Facebook acquires talent behind iOS and Mac developer Acrylic, makers of Wallet and RSS reader Pulp

Facebook acquires talent behind iOS and Mac developer Acrylic, makers of Wallet and RSS reader Pulp

The Mac development house Acrylic has announced that they have been acqui-hired by Facebook. Acrylic’s Dustin Macdonald shared a statement on the company’s blog.

Acrylic makes popular iOS and Mac software like the news reader Pulp and the secure database app Wallet. Acrylic says that Pulp and Wallet have not themselves been acquired by Facebook, but there are no plans to keep developing them.

Both apps will remain available for purchase in the future, but it looks like they won’t be getting any major updates.

MacDonald on the acquisition by Facebook:

For the past four years, we’ve worked tirelessly on creating truly awesome products with a focus on innovation and great design, and I’m incredibly proud of the work we’ve been able to accomplish during that time. Our flagship apps, Wallet and Pulp, have been used and loved by hundreds of thousands of people around the world. Building these products has been a fun and exciting ride, but the time has come to move on to newer and bigger challenges.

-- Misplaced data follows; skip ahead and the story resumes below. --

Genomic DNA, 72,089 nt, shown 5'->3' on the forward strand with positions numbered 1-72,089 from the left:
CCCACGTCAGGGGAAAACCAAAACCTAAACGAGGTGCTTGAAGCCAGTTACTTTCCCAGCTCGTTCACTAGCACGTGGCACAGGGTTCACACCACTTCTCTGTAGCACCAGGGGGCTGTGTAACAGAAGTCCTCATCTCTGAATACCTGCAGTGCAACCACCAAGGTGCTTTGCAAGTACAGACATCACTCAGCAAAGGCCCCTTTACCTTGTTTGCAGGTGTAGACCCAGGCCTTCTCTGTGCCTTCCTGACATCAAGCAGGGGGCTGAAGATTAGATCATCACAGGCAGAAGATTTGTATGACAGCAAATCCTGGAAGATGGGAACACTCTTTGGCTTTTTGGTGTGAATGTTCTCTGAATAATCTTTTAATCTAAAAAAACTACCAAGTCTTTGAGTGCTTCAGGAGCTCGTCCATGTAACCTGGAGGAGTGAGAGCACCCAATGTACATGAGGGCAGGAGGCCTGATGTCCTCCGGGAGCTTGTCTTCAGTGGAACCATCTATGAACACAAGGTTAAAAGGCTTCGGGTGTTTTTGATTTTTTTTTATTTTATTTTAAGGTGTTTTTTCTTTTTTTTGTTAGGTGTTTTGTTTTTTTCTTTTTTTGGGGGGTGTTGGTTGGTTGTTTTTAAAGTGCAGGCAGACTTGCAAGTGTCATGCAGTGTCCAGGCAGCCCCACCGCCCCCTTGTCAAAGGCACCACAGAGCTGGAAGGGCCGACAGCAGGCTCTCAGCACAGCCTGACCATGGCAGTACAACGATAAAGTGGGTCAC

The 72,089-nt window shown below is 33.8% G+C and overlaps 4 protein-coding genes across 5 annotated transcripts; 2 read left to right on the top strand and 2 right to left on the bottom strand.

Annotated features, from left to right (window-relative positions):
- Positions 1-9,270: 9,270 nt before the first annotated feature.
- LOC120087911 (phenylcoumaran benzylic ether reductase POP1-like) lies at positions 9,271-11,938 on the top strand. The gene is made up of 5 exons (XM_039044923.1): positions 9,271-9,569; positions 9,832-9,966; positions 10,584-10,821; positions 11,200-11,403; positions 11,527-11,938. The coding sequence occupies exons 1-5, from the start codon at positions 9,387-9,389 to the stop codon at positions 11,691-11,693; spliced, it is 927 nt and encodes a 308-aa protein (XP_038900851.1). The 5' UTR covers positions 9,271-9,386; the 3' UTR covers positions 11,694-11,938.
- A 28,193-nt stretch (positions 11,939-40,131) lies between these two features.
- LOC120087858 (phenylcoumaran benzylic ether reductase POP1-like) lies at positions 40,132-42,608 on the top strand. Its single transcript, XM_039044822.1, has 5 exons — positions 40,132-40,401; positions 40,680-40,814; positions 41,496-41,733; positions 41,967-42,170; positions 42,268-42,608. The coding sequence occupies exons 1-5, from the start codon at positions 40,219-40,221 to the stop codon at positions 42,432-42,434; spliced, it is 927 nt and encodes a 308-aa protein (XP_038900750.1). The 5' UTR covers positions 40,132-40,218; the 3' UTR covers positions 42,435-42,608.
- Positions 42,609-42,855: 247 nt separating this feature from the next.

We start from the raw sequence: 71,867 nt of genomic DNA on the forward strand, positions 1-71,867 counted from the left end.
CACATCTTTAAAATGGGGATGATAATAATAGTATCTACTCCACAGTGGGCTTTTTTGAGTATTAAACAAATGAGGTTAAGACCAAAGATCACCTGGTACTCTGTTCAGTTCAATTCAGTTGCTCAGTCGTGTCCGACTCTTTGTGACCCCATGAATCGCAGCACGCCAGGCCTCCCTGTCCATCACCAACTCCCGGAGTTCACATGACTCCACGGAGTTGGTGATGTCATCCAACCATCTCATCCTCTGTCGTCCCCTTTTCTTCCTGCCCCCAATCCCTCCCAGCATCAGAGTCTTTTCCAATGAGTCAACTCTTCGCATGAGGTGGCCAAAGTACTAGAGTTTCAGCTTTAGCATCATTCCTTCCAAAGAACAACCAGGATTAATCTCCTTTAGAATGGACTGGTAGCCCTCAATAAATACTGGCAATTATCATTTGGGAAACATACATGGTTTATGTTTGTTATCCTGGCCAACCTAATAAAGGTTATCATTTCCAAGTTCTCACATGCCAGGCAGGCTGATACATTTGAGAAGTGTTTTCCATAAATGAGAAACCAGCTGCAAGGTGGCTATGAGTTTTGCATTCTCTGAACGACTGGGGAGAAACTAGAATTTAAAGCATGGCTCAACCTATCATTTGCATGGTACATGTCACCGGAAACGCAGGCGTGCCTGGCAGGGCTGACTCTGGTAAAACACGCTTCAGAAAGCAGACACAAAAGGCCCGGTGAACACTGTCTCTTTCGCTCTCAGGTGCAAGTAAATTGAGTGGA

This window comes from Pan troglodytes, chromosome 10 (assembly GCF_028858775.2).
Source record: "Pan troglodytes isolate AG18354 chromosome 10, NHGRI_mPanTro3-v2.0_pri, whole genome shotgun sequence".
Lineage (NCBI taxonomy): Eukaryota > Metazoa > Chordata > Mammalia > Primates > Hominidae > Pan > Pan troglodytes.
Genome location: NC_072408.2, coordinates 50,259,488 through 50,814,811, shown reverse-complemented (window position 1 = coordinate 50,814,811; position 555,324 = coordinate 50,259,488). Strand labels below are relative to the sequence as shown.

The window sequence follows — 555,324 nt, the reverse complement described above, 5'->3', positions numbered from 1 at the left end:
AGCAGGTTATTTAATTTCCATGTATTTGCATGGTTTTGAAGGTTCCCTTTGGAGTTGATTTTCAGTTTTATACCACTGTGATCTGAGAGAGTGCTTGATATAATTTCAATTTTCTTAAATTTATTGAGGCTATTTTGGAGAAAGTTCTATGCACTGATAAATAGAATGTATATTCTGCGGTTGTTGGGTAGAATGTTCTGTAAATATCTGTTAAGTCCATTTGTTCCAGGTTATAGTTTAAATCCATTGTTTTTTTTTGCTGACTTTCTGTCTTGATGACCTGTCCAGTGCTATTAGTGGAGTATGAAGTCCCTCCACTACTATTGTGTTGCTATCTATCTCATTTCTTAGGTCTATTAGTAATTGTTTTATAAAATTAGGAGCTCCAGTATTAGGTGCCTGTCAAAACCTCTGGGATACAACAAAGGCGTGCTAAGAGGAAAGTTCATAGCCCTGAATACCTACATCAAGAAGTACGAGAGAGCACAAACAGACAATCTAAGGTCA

Facebook is an invaluable service that we all use daily, and a company I believe is one of the most innovative and important around today. After visiting late last year, I discovered that we shared many of the same core product design goals and principles, and it soon became obvious that it was a natural fit. Simply put, there’s an opportunity at Facebook to have a big impact in many people’s lives. More importantly, Facebook is full of extremely talented people who will be able to help realize its full potential in the years to come.

Facebook has been on a tear, acquiring the talent behind several mobile-centric firms lately, including the ‘watch later’ service Spool. In the past year or so, Facebook has acquired the staff of software firm Sofa, whose apps went to Black Pixel, as well as the folks behind Push Pop Press, Face.com, Karma, Snaptu and Lightbox. Most of these were products or firms that had a mobile component. This attention to snagging mobile talent and cachet is exemplified, of course, in its biggest recent acquisition: Instagram.

Image Credit: Hydra Arts

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